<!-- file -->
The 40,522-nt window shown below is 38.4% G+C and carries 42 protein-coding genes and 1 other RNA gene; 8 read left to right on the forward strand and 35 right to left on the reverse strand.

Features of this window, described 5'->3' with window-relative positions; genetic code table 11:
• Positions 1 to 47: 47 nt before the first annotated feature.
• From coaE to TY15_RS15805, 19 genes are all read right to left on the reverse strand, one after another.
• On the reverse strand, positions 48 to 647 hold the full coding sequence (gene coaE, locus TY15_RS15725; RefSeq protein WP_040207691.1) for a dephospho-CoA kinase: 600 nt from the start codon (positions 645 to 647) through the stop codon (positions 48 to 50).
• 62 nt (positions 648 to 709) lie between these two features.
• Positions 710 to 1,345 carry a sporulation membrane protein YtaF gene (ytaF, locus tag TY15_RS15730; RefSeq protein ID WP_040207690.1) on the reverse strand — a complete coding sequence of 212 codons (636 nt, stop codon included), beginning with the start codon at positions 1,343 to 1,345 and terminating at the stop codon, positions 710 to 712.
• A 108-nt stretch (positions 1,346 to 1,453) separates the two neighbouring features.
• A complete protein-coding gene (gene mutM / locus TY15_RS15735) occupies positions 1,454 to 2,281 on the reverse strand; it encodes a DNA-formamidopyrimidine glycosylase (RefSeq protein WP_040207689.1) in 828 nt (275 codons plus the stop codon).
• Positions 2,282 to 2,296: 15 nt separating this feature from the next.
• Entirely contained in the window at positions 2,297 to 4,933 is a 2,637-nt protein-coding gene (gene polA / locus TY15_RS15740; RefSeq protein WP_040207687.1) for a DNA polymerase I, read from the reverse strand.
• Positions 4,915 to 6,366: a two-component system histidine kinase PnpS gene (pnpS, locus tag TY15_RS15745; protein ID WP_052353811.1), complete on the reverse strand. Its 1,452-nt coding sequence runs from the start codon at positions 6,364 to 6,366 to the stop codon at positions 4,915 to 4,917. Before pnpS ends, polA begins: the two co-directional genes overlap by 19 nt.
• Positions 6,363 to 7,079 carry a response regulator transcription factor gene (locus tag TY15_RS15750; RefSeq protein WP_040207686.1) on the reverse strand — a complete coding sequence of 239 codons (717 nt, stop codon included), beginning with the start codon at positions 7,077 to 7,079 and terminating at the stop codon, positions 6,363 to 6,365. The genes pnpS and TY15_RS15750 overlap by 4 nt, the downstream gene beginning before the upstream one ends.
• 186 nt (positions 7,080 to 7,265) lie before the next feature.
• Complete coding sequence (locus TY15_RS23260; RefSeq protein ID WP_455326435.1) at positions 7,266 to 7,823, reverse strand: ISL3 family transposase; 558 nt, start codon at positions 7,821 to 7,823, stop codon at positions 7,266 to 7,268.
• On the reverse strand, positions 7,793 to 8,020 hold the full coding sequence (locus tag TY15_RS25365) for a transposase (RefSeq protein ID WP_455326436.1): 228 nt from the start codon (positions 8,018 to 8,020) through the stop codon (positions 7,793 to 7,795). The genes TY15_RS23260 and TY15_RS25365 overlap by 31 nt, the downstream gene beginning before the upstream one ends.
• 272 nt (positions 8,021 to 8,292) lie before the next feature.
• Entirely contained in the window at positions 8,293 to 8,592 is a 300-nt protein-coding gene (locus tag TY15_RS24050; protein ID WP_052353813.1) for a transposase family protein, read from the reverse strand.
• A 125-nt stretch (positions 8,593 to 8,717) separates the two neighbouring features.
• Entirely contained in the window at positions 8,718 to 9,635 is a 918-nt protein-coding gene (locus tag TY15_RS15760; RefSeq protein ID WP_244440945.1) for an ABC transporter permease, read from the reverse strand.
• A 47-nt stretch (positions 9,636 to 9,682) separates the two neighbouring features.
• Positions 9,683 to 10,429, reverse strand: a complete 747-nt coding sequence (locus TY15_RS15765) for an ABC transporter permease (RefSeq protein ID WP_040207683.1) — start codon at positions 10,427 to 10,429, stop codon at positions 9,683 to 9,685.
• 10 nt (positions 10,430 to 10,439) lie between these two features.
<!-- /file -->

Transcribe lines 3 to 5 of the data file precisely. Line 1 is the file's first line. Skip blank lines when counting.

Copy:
• Positions 1 to 47: 47 nt before the first annotated feature.
• From coaE to TY15_RS15805, 19 genes are all read right to left on the reverse strand, one after another.
• On the reverse strand, positions 48 to 647 hold the full coding sequence (gene coaE, locus TY15_RS15725; RefSeq protein WP_040207691.1) for a dephospho-CoA kinase: 600 nt from the start codon (positions 645 to 647) through the stop codon (positions 48 to 50).